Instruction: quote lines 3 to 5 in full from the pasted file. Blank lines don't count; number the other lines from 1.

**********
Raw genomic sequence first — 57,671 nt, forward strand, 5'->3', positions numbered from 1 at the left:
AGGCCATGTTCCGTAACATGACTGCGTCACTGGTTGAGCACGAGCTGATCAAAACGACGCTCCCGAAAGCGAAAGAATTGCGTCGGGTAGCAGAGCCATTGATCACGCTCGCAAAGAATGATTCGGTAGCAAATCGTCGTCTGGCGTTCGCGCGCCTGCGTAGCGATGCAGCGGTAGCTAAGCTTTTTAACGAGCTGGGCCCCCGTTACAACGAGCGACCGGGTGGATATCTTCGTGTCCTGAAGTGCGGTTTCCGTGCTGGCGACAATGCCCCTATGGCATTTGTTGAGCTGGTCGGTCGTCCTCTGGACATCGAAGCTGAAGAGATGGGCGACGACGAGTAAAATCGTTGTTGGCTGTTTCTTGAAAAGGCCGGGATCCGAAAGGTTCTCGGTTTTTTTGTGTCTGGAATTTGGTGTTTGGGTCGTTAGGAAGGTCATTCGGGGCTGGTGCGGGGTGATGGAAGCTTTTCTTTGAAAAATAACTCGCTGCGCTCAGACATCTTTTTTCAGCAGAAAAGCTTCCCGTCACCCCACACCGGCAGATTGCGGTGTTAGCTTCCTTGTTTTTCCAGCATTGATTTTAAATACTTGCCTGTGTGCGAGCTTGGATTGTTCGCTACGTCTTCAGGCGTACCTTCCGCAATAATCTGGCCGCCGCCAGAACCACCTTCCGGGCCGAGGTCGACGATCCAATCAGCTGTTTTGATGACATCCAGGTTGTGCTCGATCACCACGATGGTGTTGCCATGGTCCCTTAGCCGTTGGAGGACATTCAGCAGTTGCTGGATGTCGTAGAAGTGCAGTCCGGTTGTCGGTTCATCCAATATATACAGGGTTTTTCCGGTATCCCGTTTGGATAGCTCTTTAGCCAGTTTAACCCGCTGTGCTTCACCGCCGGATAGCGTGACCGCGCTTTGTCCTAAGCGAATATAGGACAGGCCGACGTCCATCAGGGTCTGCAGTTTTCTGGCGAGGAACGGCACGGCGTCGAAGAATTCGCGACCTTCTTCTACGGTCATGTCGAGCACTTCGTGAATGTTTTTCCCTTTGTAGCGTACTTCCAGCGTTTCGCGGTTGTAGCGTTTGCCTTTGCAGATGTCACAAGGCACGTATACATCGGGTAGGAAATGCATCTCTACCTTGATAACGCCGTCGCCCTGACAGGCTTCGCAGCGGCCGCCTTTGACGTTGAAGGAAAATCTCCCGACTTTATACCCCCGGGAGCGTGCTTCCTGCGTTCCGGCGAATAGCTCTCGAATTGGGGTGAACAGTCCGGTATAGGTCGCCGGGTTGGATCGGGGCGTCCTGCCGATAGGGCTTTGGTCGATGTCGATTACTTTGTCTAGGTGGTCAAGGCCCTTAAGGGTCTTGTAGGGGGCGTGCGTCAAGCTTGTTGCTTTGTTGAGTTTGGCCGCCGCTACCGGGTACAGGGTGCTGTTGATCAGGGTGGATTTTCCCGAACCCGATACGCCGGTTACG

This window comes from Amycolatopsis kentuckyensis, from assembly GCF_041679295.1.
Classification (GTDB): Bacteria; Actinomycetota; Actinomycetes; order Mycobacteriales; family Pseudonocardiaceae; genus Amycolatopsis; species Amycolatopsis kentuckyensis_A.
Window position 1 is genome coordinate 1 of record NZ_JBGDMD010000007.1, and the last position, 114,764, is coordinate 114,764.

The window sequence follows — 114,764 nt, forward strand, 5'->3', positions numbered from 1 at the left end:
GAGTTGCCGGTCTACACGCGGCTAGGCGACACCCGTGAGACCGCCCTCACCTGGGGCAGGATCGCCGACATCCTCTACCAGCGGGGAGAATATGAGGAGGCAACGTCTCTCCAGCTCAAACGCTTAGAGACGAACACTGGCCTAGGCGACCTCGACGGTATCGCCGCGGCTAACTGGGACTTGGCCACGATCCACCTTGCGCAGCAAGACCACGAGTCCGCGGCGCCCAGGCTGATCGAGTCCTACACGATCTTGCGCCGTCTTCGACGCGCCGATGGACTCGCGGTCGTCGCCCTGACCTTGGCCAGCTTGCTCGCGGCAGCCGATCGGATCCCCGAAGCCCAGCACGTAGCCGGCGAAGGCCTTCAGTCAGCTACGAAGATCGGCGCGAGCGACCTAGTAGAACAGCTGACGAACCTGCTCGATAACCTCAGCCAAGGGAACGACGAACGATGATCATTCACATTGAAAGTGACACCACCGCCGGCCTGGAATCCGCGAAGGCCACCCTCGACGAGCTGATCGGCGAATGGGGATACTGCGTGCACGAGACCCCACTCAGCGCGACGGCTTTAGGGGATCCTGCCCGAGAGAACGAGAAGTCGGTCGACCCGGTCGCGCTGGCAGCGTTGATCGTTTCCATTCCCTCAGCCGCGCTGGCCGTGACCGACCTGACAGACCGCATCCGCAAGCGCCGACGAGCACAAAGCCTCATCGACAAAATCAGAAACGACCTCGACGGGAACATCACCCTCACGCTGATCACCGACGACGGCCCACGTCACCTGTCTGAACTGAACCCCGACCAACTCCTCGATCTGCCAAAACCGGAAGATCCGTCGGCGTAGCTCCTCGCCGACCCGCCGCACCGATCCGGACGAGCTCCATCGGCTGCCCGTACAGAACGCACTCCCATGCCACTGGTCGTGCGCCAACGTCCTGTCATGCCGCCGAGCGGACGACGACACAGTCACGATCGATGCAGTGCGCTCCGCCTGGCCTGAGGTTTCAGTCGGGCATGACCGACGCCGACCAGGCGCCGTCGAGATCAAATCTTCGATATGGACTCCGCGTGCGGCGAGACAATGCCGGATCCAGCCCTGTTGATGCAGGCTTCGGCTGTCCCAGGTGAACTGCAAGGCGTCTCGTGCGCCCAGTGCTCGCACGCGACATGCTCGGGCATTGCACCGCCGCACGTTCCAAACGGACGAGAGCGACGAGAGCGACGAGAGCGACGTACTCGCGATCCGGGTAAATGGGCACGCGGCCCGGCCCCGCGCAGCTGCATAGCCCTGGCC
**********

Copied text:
This window comes from Amycolatopsis kentuckyensis, from assembly GCF_041679295.1.
Classification (GTDB): Bacteria; Actinomycetota; Actinomycetes; order Mycobacteriales; family Pseudonocardiaceae; genus Amycolatopsis; species Amycolatopsis kentuckyensis_A.
Window position 1 is genome coordinate 1 of record NZ_JBGDMD010000007.1, and the last position, 114,764, is coordinate 114,764.